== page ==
Advertisement

An Extensive Finite-Difference Time-Domain Formalism for Second-Order Nonlinearities Based on the Faust-Henry Dispersion Model: Application to Terahertz Generation

  • B. N. CarnioEmail author
  • A. Y. Elezzabi
Article

Abstract

A nonlinear finite-difference time-domain (FDTD) formalism is developed to model dispersive second-order nonlinear effects in photonic arrangements and optical devices. The dispersion of the second-order nonlinear susceptibility, χ(2), is based on the Faust-Henry model, which makes no implicit assumption on the relationship between the linear and nonlinear dispersion. Unlike other models for χ(2) dispersion, the Faust-Henry model accurately describes a broad range of crystal classes, including the \( \overline{4}3m \) crystal class, which is essential to generating radiation in the terahertz frequency regime. As such, the developed formalism based on the Faust-Henry dispersion model overcomes limitations imposed by previous FDTD methods for modelling second-order nonlinear effects.

Keywords

Finite-difference time-domain Nonlinear optics Numerical models Optical sources 

Notes

Acknowledgements

The authors are grateful for the support provided by Optiwave Systems Inc., especially Scott Newman, Ahmad Atieh, and Kevin Chu, and for the access to Optiwave’s OptiFDTD simulation software platform.

Funding Information

This research was funded by the Natural Sciences and Engineering Research Council of Canada (NSERC). This work was performed under NSERC’s Engage grant program in collaboration with Optiwave Systems Inc.

References

  1. 1.
    D. H. Auston and M. C. Nuss, “Electrooptical generation and detection of femtosecond electrical transients,” IEEE J. Quantum Electron.24, 184–197 (1988).CrossRefGoogle Scholar
  2. 2.
    R. L. Aggarwal and B. Lax, “Optical mixing of CO2 lasers in the far-infrared” in Nonlinear Infrared Generation, edited by Y.-R. Shen, Topics in Applied Physics16 (Springer, 1977), pp. 19–80.Google Scholar
  3. 3.
    A. Mayer and F. Keilmann, “Far-infrared nonlinear optics. I. χ (2) near ionic resonance,” Phys. Rev. B33, 6954–6961 (1986).CrossRefGoogle Scholar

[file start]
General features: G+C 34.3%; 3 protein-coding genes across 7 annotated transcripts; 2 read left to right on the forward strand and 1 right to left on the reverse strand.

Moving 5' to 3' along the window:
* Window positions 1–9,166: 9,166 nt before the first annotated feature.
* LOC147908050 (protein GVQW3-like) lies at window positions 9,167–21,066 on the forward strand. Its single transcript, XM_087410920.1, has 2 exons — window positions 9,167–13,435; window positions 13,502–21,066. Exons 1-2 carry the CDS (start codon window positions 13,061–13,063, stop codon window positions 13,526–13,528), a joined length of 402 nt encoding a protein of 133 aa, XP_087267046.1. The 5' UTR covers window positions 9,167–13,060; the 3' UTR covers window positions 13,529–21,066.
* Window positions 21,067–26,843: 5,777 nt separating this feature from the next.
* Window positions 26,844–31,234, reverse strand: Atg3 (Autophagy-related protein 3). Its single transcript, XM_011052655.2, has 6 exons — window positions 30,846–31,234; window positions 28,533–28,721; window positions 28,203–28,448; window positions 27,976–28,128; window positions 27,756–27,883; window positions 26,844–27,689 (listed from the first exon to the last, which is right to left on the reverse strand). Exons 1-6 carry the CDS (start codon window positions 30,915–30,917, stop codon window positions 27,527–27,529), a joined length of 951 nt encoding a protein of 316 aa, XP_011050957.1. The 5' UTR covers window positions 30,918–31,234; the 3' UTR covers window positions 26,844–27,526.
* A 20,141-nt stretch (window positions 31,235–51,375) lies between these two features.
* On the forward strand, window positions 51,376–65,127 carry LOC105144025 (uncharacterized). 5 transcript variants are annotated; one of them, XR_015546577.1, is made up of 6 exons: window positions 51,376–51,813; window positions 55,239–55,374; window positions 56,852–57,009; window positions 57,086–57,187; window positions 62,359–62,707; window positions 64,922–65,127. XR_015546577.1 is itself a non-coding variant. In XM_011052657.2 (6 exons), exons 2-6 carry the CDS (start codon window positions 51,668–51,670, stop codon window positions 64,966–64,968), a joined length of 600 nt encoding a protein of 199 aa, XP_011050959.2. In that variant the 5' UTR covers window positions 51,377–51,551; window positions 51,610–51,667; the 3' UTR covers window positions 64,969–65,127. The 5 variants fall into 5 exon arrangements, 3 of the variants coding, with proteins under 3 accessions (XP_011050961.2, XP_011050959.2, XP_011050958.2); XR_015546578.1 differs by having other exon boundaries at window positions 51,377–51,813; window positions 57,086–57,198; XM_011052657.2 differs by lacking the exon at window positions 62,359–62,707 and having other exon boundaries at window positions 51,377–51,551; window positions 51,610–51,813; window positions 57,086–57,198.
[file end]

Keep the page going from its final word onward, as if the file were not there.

4. 4.
    W. Ettoumi, Y. Petit, J. Kasparian, and J.-P. Wolf, "Generalized miller formulæ," Opt. Express18, 6613–6620 (2010).CrossRefGoogle Scholar
  5. 5.
    M. Bell, “Frequency dependence of Miller's Rule for nonlinear susceptibilities,” Phys. Rev. B6, 516–521 (1972).CrossRefGoogle Scholar
  6. 6.
    C. Garrett and F. Robinson, “Miller's phenomenological rule for computing nonlinear susceptibilities,” IEEE J. Quantum Electron.2, 328–329 (1966).CrossRefGoogle Scholar
  7. 7.
    R. C. Miller, “Optical second harmonic generation in piezoelectric crystals," Appl. Phys. Lett.5, 17–19 (1964).CrossRefGoogle Scholar
  8. 8.
    W. L. Faust and Charles H. Henry, “Mixing of visible and near-resonance infrared light in GaP,” Phys. Rev. Lett.17, 1265–1268 (1966).CrossRefGoogle Scholar
  9. 9.
    S. Casalbuoni, H. Schlarb, B. Schmidt, P. Schmüser, B. Steffen, and A. Winter, “Numerical studies on the electro-optic detection of femtosecond electron bunches,” Phys. Rev. Accel. Beams11, 072802 (2008).CrossRefGoogle Scholar
  10. 10.
    Y. J. Ding, "Efficient generation of high-frequency terahertz waves from highly lossy second-order nonlinear medium at polariton resonance under transverse-pumping geometry," Opt. Lett.35, 262–264 (2010).CrossRefGoogle Scholar
  11. 11.
    M. Cherchi, A. Taormina, A. C. Busacca, R. L. Oliveri, S. Bivona, A. C. Cino, S. Stivala, S. R. Sanseverino, and C. Leone, “Exploiting the optical quadratic nonlinearity of zinc-blende semiconductors for guided-wave terahertz generation: a material comparison,” IEEE J. Quantum Electron. 46, 368–376 (2010).CrossRefGoogle Scholar
  12. 12.
    D.E. Thompson and P.D. Coleman, “Step-tunable far infrared radiation by phase matched mixing in planar-dielectric waveguides,” IEEE Trans. Microw. Theory Tech.22, 995–1000 (1974).CrossRefGoogle Scholar
  13. 13.
    C. M. Reinke, A. Jafarpour, B. Momeni, M. Soltani, S. Khorasani, A. Adibi, Y. Xu, and R. K. Lee, "Nonlinear finite-difference time-domain method for the simulation of anisotropic, χ (2), and χ (3) optical effects," J. Lightwave Technol.24, 624–634 (2006)CrossRefGoogle Scholar
  14. 14.
    B. N. Carnio and A. Y. Elezzabi, "Second harmonic generation in metal-LiNbO3-metal and LiNbO3 hybrid-plasmonic waveguides," Opt. Express26, 26283–26291 (2018).CrossRefGoogle Scholar
  15. 15.
    B. N. Carnio and A. Y. Elezzabi, "A modeling of dispersive tensorial second-order nonlinear effects for the finite-difference time-domain method," Opt. Express27, 23432–23445 (2019).CrossRefGoogle Scholar
  16. 16.
    B. E. Schmidt, P. Lassonde, G. Ernotte, M. Clerici, R. Morandotti, H. Ibrahim, and F. Légaré, “Decoupling frequencies, amplitudes and phases in nonlinear optics,” Sci. Rep. 7, 7861 (2017).CrossRefGoogle Scholar
  17. 17.
    I. Wilke and S. Sengupta, “Nonlinear optical techniques for terahertz pulse generation and detection-optical rectification and electrooptic sampling” in Terahertz Spectroscopy: Principles and Applications, edited by S. L. Dexheimer, 1st edn. (CRC Press, 2007), pp. 41–72.Google Scholar

Copyright information

© Springer Science+Business Media, LLC, part of Springer Nature 2020

Authors and Affiliations

  1. 1.Department of Electrical EngineeringUniversity of AlbertaEdmontonCanada

Personalised recommendations